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What Carrot Farmers can tell you about Job Scams

Estimated reading time: 4 mins

Do you know how to distinguish between job ads/offers that will bring you genuine income from those run by sheisters who will take what little cash you have left off you?

In tough economic times there grows a population ever more desperate people to earn an income to keep themselves and their families in food and shoes, and with them, comes unscrupulous blockheads that try to rip them off…

Actually, they’re not blockheads at all. Most of the scammers that prey on desperate people are intelligent, creative people who have chosen the dark side of the force.

If I can help just one person to avoid being ripped off, this post serves its purpose.

Most of the common scams you’ll find on the web today involve an offer of easy work with high pay, yet you need no skills or experience to do the work. Work like that is typically one of two types:

  1. Work that no rational person would ever do – dangerous, unethical or distasteful jobs like a naked janitor in a high-security jail, or a food taster for Osama bin Laden.
  2. Work that isn’t work, just a reason to get money from you – the job is fake and offered to get some upfront cash from you

OK – I assume that you would spot which jobs fall into category 1, yes!

Jobs in category 2 are often just as easy to identifiy too. As I said, these jobs are often listed as lucrative, but you don’t need experience and skills, and you can work from home. Sounds great, huh? But these ‘jobs’ come to you with a ‘registration fee’ or some kind of upfront payment. It’s this money that the scammers want from you.

Some of these jobs, instead, require you to buy raw materials from the scammers to produce a physical product and then sell back to them. Great! But of course, their ‘quality control’ rejects your product, no matter how great it is.

You might have seen some ‘data entry’ jobs advertised. These are a scam too. The offers are designed to get you to impart some cash, and the work doesn’t materialize… well the cash certainly doesn’t. The same goes for the jobs where ‘all you have to do is post links on Google’.

There is a ‘filter’ I want you to develop in your mind, and it looks like this:

Why sell these amazing money-making schemes to us when they can keep them, and the money they generate, for themself?

If the ‘systems’ and ‘jobs’ that so many people are telling us about (and they want us to buy the information to learn how), are so lucrative (those that say you can earn $45,067 in less than 5 days) then why don’t they keep them quiet and use them just for themself?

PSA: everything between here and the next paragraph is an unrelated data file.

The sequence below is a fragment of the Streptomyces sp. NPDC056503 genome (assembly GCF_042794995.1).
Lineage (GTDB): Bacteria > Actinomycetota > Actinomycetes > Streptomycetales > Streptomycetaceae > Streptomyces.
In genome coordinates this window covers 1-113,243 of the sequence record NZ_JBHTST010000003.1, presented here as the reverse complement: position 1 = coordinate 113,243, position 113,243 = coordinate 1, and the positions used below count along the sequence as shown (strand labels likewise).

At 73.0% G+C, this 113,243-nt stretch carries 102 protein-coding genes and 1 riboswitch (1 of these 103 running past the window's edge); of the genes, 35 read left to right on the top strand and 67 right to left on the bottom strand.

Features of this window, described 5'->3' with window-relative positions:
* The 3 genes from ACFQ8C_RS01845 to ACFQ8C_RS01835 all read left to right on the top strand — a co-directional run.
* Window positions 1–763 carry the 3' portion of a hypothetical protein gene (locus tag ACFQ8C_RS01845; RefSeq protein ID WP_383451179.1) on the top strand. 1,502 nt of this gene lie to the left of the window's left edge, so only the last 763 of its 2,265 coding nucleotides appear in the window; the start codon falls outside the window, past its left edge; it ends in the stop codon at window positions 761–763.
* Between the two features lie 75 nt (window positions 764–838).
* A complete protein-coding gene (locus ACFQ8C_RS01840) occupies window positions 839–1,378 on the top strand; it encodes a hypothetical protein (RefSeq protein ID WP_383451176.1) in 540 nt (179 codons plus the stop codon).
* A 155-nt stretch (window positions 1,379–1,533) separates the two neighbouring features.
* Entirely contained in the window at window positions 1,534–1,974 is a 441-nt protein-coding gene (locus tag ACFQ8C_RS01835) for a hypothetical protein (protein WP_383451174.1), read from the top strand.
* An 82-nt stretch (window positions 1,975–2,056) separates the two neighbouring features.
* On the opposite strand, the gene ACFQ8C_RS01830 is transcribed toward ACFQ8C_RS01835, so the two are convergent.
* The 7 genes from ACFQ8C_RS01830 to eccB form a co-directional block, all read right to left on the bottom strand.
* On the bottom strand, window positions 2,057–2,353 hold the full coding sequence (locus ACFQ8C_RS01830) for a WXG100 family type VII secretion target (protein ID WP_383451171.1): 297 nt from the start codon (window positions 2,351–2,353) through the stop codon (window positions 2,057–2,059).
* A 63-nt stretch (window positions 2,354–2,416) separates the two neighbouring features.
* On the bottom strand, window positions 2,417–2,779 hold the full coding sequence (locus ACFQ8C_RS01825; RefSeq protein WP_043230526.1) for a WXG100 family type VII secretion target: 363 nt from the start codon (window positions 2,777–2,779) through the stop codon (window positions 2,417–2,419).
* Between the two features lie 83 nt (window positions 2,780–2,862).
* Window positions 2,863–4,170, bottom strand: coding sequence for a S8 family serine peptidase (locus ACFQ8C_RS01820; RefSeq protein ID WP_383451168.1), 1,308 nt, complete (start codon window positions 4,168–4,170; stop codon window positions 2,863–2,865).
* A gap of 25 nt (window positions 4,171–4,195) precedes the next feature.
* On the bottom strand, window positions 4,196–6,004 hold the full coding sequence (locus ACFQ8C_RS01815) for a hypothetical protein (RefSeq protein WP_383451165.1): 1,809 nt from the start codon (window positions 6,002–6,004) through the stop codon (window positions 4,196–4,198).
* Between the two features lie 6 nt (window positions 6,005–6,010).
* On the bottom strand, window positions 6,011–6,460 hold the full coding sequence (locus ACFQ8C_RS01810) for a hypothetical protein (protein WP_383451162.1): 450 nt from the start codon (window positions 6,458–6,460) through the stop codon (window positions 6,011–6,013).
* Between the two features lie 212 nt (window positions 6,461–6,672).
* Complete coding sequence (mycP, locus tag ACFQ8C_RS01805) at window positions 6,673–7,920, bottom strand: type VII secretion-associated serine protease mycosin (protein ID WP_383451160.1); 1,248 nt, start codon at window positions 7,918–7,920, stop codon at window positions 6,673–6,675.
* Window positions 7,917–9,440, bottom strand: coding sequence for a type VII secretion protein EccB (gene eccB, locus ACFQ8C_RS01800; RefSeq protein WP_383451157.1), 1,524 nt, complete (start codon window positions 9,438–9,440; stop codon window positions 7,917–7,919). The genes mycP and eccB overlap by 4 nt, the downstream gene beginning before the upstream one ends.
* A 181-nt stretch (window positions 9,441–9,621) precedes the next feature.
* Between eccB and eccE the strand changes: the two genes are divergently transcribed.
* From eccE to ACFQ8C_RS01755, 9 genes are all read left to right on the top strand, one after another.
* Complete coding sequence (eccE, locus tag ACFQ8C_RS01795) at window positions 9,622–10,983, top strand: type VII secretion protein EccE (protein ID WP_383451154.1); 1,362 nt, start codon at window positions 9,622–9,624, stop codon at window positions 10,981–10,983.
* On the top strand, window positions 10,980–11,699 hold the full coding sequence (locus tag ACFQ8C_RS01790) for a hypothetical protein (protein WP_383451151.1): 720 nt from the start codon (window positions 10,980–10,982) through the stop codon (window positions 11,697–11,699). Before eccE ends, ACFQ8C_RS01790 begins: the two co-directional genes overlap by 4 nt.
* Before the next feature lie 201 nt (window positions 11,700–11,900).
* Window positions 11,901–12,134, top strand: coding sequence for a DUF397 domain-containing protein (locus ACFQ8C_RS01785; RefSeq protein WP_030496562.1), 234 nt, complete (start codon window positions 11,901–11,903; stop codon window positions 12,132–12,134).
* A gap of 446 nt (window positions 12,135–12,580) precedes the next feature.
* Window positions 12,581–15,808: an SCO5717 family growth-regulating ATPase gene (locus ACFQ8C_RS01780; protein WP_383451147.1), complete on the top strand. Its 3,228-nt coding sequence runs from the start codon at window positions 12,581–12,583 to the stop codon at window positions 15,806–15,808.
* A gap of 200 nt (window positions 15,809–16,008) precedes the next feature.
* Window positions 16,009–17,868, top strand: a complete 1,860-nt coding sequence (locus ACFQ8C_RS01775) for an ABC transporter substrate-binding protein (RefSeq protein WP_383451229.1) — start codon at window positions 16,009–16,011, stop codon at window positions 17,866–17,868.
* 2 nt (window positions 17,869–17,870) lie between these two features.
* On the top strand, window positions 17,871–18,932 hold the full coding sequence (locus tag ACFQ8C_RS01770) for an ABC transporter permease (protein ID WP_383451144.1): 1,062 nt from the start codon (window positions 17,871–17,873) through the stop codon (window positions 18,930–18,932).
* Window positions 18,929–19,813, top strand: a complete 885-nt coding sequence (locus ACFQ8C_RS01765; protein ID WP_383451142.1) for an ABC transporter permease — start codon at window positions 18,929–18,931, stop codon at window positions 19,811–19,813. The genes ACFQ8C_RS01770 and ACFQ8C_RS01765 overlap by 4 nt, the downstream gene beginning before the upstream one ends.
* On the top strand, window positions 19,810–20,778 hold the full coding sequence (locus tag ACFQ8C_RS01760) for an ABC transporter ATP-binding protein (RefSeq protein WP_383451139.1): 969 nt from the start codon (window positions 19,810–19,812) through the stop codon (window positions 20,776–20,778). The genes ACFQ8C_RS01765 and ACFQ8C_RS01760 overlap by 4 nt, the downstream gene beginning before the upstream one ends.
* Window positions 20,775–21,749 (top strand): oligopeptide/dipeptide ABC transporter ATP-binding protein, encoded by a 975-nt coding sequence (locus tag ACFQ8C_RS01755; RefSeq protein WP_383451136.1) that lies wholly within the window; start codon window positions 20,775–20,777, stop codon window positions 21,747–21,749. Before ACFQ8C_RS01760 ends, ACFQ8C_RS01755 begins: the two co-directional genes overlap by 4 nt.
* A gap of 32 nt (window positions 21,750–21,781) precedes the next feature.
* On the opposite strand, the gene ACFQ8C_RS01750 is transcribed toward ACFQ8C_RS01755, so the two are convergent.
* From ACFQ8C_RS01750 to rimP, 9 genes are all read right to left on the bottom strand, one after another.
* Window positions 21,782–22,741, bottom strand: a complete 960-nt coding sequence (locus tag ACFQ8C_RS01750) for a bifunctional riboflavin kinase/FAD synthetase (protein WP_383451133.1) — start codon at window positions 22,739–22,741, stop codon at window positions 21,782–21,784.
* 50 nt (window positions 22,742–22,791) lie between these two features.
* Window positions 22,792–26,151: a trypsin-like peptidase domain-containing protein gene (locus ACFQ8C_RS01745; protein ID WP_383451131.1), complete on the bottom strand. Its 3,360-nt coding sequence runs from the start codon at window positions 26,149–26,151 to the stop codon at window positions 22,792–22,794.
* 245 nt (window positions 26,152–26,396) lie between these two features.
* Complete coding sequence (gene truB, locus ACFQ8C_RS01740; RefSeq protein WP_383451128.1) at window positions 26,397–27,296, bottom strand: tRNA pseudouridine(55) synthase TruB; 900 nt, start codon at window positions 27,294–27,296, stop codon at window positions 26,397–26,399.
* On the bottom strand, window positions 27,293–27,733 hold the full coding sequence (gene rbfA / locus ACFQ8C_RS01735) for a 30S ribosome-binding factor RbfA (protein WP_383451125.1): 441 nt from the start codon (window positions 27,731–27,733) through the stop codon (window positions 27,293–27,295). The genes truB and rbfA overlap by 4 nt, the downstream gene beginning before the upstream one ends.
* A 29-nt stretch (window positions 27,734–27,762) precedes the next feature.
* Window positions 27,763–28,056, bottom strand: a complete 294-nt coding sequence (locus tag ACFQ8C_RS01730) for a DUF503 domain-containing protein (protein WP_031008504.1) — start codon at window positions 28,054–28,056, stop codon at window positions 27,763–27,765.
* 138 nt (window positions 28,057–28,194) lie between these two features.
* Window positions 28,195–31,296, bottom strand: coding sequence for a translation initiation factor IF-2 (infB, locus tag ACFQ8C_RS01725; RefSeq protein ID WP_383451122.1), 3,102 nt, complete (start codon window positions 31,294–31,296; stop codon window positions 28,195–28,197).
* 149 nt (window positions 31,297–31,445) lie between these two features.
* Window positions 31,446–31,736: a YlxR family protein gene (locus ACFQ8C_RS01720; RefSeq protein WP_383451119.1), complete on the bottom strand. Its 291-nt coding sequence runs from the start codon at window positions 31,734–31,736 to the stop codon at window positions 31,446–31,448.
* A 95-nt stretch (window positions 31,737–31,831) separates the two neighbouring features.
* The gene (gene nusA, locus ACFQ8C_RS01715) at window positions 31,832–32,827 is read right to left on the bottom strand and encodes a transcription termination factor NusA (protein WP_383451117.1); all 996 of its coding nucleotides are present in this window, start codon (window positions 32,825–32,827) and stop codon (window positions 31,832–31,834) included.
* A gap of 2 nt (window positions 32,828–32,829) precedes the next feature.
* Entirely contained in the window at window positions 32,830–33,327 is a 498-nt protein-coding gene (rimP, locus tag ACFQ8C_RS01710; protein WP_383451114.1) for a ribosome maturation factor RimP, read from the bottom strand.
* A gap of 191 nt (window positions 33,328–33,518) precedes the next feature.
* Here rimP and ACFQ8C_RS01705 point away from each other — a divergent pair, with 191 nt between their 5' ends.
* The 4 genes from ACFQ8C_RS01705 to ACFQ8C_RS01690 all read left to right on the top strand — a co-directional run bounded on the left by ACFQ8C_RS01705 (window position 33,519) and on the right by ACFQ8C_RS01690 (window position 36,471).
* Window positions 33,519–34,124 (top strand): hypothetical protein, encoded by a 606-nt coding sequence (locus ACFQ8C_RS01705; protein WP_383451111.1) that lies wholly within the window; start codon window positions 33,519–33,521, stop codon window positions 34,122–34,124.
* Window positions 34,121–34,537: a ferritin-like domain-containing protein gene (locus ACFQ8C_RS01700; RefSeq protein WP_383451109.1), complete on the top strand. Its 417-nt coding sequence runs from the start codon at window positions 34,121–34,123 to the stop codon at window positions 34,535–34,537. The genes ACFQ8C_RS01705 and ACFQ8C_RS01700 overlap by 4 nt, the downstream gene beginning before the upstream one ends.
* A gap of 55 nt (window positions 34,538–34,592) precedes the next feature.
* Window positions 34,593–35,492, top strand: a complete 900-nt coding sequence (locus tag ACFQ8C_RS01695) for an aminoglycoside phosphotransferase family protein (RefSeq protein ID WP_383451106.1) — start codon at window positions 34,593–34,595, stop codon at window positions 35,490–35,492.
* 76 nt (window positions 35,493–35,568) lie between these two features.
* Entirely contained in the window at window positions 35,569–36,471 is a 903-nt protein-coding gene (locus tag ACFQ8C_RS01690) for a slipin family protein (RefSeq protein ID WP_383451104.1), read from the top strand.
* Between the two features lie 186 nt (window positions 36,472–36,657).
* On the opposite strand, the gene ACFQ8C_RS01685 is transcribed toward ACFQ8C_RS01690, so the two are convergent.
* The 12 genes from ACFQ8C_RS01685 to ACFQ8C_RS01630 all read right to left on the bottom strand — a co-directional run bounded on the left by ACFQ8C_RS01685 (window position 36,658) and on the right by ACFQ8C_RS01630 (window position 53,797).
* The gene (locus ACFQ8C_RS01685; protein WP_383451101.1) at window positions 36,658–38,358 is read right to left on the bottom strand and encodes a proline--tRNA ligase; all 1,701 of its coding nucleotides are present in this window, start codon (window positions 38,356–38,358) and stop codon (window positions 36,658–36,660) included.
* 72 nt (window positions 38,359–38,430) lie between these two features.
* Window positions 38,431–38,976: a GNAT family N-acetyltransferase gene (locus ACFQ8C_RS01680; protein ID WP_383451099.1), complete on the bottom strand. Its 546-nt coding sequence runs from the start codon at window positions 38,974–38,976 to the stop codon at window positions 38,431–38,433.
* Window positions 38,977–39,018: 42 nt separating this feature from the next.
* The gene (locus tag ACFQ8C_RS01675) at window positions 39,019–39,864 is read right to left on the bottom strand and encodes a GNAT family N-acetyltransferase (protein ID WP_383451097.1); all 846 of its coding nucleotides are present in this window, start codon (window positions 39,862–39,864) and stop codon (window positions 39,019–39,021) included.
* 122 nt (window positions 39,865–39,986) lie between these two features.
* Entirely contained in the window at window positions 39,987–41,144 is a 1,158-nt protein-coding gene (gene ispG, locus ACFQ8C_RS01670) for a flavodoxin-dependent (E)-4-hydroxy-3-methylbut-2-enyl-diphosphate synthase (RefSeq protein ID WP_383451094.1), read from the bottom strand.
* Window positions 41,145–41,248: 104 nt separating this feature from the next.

These people are not community-sprited and small-time philanthropists. That’s for sure!

If you’re still not convinced, maybe some simplified economic theory might help explain it.

Economic Theory: Perfect Competition

Carrots In economics, there is a theory called ‘Perfect Competition’ which I will explain by discussing carrot farmers. (Yes, carrot farmers) The thing about carrots is that there is very little to differentiate the carrots from one farmer to the next. A carrot, is well, a carrot. Not just that, but the practices used by one carrot farmer and the next are pretty much alike too. And then the raw materials are the same – carrot seeds, muck, water, sunshine and maybe some way of getting rid of the bugs.

So from any carrot farmer, you would expect the same product, the same farming practices, and the same raw materials. Once you know this, anyone can become a carrot farmer. The barrier to entry is just making sure you can get this stuff and some land to grow the carrots in. Demand will typically track supply, unless there is some kind of major disaster.

If one farmer decided to hike his price up, then he wouldn’t last long. Because the market (carrot eaters) can get carrots from other farmers at a lower price, then nobody would buy at his price.

This is perfect competition. No carrot farmer can distinguish their product to allow a rise in price. The cost of a carrot will be very little above the production costs.

You might be wondering where I am going with this. Well here goes…

In the jobs where skills and experience are not required (just like the scammers say) then many, many people can provide the labor. The raw materials (your time, maybe a PC with an internet connection and some electricity) are available to most people too. Everyone, to draw a parallel, can grow these carrots. There is a massive labor pool willing and able to do these jobs. So…

… why would they pay so much? Surely they would pay just to cover your costs and a little bit more? If it was a genuine job, then they would pay little, and be honest about it. Because the ’employer’ could gain such a massive labor force then they wouldn’t need to pay much at all. There is perfect competition for the jobs.

But they tell you that you can earn mega-bucks, don’t they?!

So walk away. It’s a scam. Leave well alone. Look for that janitor or food-taster job instead.

As Rachel Zupek quotes on the CNN Living blogif it seems too good to be true, it probably is.

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About the author /


Simon is a creative and passionate business leader dedicated to having fun in the pursuit of high performance and personal development. He is co-founder of Applied Change, a Business Change consultancy based in the UK. Simon is also an Ambassador for Gloucestershire business. Simon is an Associate Member of the Chartered Institute of Professional Development.

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